New residential mortgage lending hit $4.9 billion last month, its highest level since last March and a 7.2 per cent increase on October last year, according to the Reserve Bank.
Mortgages with a loan-to-value ratio above 80 per cent made up 8.5 per cent of the total, or 7.1 per cent when those which are exempt from the Reserve Bank's LVR restrictions are excluded.
While that is down slightly from the 7.3 per cent recorded in September, it is the second-highest ratio this year but well within the Reserve Bank's requirement that no more than 10 per cent of new lending be at LVRs above 80 per cent.
Borrowing by first-home buyers, the group hardest hit by the LVR regime, made up just 9.5 per cent of the new lending, down from 10 per cent in September and 9.7 per cent in August.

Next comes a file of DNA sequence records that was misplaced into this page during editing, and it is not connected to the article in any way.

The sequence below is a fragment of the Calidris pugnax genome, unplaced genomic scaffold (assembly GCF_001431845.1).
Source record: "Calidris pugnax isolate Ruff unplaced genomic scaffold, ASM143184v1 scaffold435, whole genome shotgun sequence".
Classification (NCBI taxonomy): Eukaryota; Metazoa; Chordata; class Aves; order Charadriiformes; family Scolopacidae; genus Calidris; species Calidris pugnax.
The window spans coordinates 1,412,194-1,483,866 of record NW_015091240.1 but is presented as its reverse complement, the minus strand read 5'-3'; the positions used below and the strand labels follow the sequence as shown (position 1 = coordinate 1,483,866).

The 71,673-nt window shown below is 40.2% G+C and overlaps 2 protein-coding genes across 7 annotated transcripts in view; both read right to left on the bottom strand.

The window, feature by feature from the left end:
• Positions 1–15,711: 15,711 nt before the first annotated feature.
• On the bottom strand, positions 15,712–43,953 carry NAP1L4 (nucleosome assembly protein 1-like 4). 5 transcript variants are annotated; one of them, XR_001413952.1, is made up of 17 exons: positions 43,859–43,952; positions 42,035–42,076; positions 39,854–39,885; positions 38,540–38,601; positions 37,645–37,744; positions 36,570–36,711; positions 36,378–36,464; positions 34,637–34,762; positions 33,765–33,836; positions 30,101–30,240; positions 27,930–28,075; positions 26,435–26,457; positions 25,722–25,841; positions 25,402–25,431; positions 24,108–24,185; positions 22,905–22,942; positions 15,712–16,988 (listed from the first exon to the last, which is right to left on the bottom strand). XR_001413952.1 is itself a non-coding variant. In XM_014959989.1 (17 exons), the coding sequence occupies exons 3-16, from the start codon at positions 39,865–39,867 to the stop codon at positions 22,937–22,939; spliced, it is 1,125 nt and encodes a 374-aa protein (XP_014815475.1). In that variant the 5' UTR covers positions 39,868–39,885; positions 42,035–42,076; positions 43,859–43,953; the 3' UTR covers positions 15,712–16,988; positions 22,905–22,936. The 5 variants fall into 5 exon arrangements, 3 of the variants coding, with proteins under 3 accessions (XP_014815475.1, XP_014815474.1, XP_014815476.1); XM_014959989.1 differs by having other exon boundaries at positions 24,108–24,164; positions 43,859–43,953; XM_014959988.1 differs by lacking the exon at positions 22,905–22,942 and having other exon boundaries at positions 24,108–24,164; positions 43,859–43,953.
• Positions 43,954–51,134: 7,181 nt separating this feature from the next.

However, three-quarters of the loans to first-home borrowers were at LVRs below the 80 per cent threshold.
Investors accounted for 29 per cent of the new lending, which is in line with the proportion of households who rent and unchanged from the previous two months. Almost all - 96 per cent - of the loans to investors were at LVRs below 80 per cent. Owner-occupiers not buying their first home accounted for the lion's share of the borrowing, 60 per cent, as in September, and 92 per cent of those loans fell below the 80 per cent LVR threshold.